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Here's How To Make Soft And Fluffy Bread:
There's something magical about the bread you get at your local bakeries - they're always sooo soft and fluffy.
Many of these breads, especially packaged ones, are made with a ton of chemical additives such as calcium propionate, amylase, and chlorine dioxide which help keep them soft, light, and fluffy for days.
Ever thought of making a healthier version of those soft, fluffy bread and buns? It’s not as difficult as you might think! You don't even need a mixer, just some good ol' elbow grease will get you delicious bread without all the extra chemicals you don't want. Who says it's impossible to get bakery-soft bread at home? Follow these 5 tips and you're on your way to carb heaven.
All-purpose flour, as its name suggests, is suitable for making all types of baked goods such as cookies, cakes, and bread. It has a lower protein content than bread flour; the high protein in bread flour helps to create more gluten and rise in your baked breads, producing a light and chewy texture.
While you can substitute all-purpose flour for bread flour, it is highly recommended to follow the type of flour required by the recipe for optimum results.
The Windowpane Test is very useful when making bread. Also called the Membrane Test, it is used to test if your bread dough has been sufficiently kneaded. Insufficient kneading will result in underdeveloped gluten, creating a dense loaf. This doesn’t only apply for breads you bake in the oven – even breads that are cooked on the stove require optimum kneading for a pleasant chew!
No-bake Cranberry Cream Cheese Buns from the Bakestarters' Live Virtual Baking School
To do the Windowpane Test, check your bread dough by taking a small ball of dough. Next, using your fingers, gently stretch it out in circular motions while rotating it. Your dough is good to go when it yields a translucent membrane, similar to that of a windowpane. If your dough breaks/tears easily, then continue kneading for a couple of minutes before repeating the test.
Watch video tutorial:
We know that yeast helps our bread rise, but what does it actually do inside your bread dough?
Yeast cells are alive and will consume the sugars they interact with. In return, they produce carbon dioxide, the gas that creates air bubbles inside your bread dough and makes it rise.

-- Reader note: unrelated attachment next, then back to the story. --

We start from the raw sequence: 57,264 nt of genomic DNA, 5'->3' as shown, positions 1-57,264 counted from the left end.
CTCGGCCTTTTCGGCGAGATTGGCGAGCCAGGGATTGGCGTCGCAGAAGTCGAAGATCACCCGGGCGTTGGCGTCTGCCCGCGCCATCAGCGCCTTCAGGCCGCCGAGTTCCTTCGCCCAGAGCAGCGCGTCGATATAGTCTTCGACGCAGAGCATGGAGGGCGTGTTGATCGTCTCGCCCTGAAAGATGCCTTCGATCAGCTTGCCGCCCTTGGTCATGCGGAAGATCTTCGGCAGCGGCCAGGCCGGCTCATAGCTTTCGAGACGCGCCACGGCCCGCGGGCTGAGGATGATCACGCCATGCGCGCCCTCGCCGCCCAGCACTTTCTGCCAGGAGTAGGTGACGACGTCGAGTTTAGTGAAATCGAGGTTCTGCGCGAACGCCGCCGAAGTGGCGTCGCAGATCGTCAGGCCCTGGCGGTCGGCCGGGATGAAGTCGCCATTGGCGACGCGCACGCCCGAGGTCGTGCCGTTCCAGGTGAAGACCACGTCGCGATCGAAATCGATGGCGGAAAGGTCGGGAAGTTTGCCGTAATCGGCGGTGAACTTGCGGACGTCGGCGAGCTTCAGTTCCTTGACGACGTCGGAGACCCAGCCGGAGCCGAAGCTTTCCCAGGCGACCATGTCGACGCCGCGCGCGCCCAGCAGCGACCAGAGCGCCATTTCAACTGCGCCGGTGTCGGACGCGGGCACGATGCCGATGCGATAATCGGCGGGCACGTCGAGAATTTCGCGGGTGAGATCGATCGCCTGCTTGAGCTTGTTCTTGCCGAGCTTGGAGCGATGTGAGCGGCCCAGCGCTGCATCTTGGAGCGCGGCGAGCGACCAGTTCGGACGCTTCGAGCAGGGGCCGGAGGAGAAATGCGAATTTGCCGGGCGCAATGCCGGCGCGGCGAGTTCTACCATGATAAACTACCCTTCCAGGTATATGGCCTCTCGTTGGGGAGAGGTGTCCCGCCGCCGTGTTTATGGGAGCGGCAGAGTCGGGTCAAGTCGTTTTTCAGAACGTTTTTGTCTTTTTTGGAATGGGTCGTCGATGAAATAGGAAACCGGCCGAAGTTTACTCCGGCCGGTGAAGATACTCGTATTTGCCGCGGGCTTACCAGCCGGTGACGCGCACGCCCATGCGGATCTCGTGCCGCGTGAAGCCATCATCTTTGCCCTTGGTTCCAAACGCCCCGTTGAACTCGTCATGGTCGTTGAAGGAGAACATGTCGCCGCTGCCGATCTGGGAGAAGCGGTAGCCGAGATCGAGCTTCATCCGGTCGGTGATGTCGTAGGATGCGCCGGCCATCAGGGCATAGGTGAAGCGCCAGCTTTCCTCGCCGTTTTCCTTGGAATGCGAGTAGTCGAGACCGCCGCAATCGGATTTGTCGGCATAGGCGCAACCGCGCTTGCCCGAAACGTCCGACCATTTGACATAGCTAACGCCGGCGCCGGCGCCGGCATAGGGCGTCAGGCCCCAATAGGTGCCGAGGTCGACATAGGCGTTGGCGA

However, this can only happen when the right conditions are met. We must maintain the temperature at around 37°C. The yeast will not become active if it’s not warm enough, but it’ll eventually die if it’s too hot.
There are two common methods to proof bread dough. Most recipes tell you to proof bread dough at room temperature, which works perfectly fine – Singapore’s weather is warm enough to support the yeast’s activity!
Another method is oven proofing, which is applied to certain types of bread to get the desired results. Oven proofing is done by placing the bread dough alongside boiling water in a closed oven that’s turned off.
This method traps steam in the oven, creating a warm and even temperature, helping your bread rise faster and more evenly. This method also makes bread lighter with more air pockets inside, which is expected in certain types of bread like the Rosemary Olive Focaccia taught in our Live Virtual Baking School.
Learn all the different methods you can use to proof bread in our school, from kneading techniques, identifying when your dough is done, to shaping, assembling, filling and more.
Whenever possible, it is always recommended to use weight measurements instead of measuring cups when weighing ingredients.
Using measuring cups has the tendency to be inaccurate if you do not use them properly. Depending on the way you measure your flour, the resultant weights can be very inconsistent and even differ by 10 grams or so, thereby affecting the end result of your baking.
Using too much flour will result in a heavier and denser bread dough, which is not what we want. Therefore, always remember to ensure that your ingredients are measured precisely!
It's very tempting to throw your bread in the oven and leave it there until the timer rings, especially after a long kneading session. Don't do that! Every oven is slightly different and has hot spots, so keep an eye on your loaf, and rotate it if one side appears to be browning too quickly.
In our Orh Nee Woolbread virtual baking class, you’ll learn how to give your bread an even golden-brown surface throughout. You’ll also find out what special ingredient helps to achieve that luscious sheen! (hint: it’s a pantry staple)
Baking bread might look scary with all the proofing and kneading involved. But trust us, once you have gotten the hang of it, you'll realise how fun and simple it is! You can fill them with tons of fillings and shape them in a myriad of different ways. The possibilities are endless.
Always wanted to try baking your own bread but don't know where to start? Join our Live Virtual Baking School and get real-time guidance on tried-and-tested recipes! You’ll get hands-on experience with working on different kinds of bread dough, from sweet bread dough to high-hydration doughs such as focaccia.
All classes come with a downloadable recipe and course notes, with accurate measurements and ingredient/tool alternatives that will help you achieve delicious baked goods every time. Join unlimited classes at one low fee!
Here’s a sneak peek of one of our bread baking live classes. Join the fun now!
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If you’ve only been using plain flour, there’s another flour that can help you save time when baking since it eliminates the need to add multiple dry ingredients. It helps you when a recipe calls for it, and you're in a pinch!